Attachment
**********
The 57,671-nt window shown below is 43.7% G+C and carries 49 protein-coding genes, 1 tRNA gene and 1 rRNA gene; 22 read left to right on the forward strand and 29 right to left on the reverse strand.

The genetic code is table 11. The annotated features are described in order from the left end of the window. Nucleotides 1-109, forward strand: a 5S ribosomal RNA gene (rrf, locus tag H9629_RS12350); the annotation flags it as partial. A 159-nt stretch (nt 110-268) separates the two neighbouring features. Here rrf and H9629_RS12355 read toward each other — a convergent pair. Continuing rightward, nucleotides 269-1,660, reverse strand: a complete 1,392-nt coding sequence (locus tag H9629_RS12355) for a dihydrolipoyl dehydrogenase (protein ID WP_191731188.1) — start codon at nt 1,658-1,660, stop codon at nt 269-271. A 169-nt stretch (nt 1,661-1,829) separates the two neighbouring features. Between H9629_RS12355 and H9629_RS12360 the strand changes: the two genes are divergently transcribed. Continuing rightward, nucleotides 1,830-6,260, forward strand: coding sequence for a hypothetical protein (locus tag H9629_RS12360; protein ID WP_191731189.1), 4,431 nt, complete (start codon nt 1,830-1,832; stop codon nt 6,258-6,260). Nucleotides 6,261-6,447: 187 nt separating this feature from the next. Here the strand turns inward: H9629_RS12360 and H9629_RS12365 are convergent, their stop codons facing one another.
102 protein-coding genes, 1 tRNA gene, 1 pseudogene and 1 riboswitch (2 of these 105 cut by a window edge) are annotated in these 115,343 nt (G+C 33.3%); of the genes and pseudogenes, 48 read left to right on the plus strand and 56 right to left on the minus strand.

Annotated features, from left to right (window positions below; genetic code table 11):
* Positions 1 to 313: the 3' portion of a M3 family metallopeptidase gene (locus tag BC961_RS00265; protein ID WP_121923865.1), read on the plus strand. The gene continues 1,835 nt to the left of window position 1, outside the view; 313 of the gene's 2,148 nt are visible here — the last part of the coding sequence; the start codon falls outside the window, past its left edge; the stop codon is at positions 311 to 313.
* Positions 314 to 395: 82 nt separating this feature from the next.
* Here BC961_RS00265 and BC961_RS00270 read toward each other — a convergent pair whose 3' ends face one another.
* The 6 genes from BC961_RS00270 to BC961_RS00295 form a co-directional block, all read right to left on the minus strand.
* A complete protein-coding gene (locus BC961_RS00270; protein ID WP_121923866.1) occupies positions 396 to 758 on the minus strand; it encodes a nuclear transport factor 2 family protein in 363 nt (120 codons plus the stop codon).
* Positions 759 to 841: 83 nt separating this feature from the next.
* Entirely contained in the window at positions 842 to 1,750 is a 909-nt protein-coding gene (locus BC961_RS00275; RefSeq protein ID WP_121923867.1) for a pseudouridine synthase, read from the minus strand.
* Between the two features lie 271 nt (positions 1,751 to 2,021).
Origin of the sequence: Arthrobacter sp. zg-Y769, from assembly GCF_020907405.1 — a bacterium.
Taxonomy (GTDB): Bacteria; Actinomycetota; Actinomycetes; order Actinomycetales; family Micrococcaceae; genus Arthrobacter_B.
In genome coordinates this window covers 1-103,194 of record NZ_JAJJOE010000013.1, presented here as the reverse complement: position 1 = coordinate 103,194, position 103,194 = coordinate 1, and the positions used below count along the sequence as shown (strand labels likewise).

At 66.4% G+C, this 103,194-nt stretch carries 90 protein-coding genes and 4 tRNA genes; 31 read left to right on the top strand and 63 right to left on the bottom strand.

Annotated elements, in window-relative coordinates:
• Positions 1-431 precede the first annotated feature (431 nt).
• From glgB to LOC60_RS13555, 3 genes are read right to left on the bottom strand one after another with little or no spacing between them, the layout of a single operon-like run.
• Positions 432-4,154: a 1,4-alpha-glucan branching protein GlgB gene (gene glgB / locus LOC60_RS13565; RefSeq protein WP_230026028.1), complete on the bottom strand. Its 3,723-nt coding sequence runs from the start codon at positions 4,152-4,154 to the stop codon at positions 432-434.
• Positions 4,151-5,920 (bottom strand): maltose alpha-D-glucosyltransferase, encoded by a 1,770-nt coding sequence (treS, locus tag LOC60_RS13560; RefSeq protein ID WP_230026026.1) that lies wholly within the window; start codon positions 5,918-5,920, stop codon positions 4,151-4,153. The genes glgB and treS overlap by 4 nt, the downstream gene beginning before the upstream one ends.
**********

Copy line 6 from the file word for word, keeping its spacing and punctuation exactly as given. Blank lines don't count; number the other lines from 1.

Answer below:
* Positions 314 to 395: 82 nt separating this feature from the next.